Hoverboards are great: they are a fun way to get from Point A to Point B, easy to use (after a little wobbly practice), lightweight, and portable. Hoverboards are like Segways without handlebars; they are self-balancing and allow the operator to accelerate, turn, and stop. However, major airlines have banned the popular device du jour for safety reasons, as have some major online retailers, and the New York City Police Department tweeted that the devices would be deemed an illegal motorized scooter under NYC Admin. Code 19-176.2 if used on the public streets.

And, there is another potential downside. According to a complaint filed in the Northern District of Indiana, they may unexpectedly explode and catch fire. The claimant, Michael Brown, filed a putative class action against Swagway, LLC, a manufacturer of hoverboards, and Modell's Sporting Goods, Inc., the popular sporting goods store, after a hoverboard that Brown purchased for his children allegedly exploded while charging, damaging his home (Brown v. Swagway, LLC, No. 15-588 (N.D. Ind. filed Dec. 10, 2015)). Brown seeks both to enjoin Swagway and Modell's from selling more hoverboards, and monetary relief for economic losses and other damages on behalf of a class. Brown's allegation is but one of a number of reported instances of brands of self-balancing two-wheeled electric scooters, or hoverboards, that allegedly malfunctioned and caught fire (similar to laptops and mobile phones, hoverboards have lithium ion batteries that can become flammable if the battery short circuits).

According to his complaint, Brown purchased a hoverboard for his children from Modell's website as a Chanukah present and had it shipped to Indiana. On the very first night of Chanukah, Brown alleges his children used the hoverboard for about 30 minutes, after which he plugged it in to charge – some 45 minutes later, the hoverboard burst into flames. Short story made even shorter, the fire department arrived and extinguished the fire. Although fortunately it does not appear that anyone was injured, the whole ordeal left a charred mess on Mr. Brown's floor.

Rather than making a trip to the local home improvement store to buy some new flooring, Mr. Brown made a trip to his lawyer to bring the above-mentioned action against Modell's and Swagway. In his complaint, Brown brought a claim for breach of an implied warranty, arguing that the hoverboard was advertised as safe and fit for ordinary use, but that it was in fact unsafe and defective. Brown also brought a New York consumer protection claim underN.Y. Gen. Bus. Law §§ 349 et seq., arguing that the defendants engaged in unfair and deceptive acts in the sale of the allegedly defective products, and profited as a result. In response, Modell's filed a motion to dismiss to strike Brown's request for class certification, arguing that Brown failed to show a proposed class suffered comparable damages, or cite any other incidents involving allegedly defective hoverboards purchased from Modell's, or that the class even had standing to sue based upon the risk of a "certainly impending" injury. Modell's further argued that the Indiana court lacked personal jurisdiction over it because Modell's does not have "minimum contacts" with Indiana (e.g., Modell's argues that it maintains no stores in the state, its e-commerce website does not target forum residents, and its dealings in the state are limited to its contract with Swagway). Similarly,Swagway also filed a motion to dismiss, raising similar arguments about defects in class certification and also claiming that Brown cannot pursue injunctive relief because he is not at future risk of economic injury and already has adequate remedies available at law. Whether Brown can successfully balance the statutory and jurisdictional issues remains to be seen.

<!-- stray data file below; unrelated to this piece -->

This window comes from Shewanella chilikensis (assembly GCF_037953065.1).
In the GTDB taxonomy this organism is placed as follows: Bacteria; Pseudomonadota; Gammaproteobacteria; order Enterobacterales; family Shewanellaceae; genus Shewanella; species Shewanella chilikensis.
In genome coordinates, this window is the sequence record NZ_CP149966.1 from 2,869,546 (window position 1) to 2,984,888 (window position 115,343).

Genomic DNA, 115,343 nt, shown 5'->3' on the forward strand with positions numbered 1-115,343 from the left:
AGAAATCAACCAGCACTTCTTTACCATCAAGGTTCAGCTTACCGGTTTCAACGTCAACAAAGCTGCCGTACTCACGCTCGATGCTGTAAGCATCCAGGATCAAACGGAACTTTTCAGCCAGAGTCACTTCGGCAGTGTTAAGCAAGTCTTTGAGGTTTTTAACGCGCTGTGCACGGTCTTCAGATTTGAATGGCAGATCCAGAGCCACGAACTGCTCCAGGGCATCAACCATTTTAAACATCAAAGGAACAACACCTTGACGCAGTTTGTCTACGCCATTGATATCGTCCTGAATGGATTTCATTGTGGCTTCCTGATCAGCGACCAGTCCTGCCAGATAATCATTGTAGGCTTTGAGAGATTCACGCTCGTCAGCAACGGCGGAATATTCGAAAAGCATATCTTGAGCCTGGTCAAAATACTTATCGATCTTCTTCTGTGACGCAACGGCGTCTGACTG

Meanwhile, the heat remains on hoverboard makers. In February 2016, the U.S. Consumer Product Safety Commission (CPSC) issued a letter urging manufacturers of self-balancing scooters to test their lithium ion battery products to ensure they meet the voluntary UL safety standards. In response, Swagway issued a statement in February advising customers to stop using their hoverboards in the interim.

With unsettling videos online of hoverboards catching fire,or even burning down houses, it is doubtful we have heard the last word from regulators or affected consumers. Indeed, over the course of a few months, hoverboards have gone from one of the most popular items of the holiday season to one of the most volatile. Unfortunately for the plaintiff Michael Brown, he chose the hottest gift of the holiday season.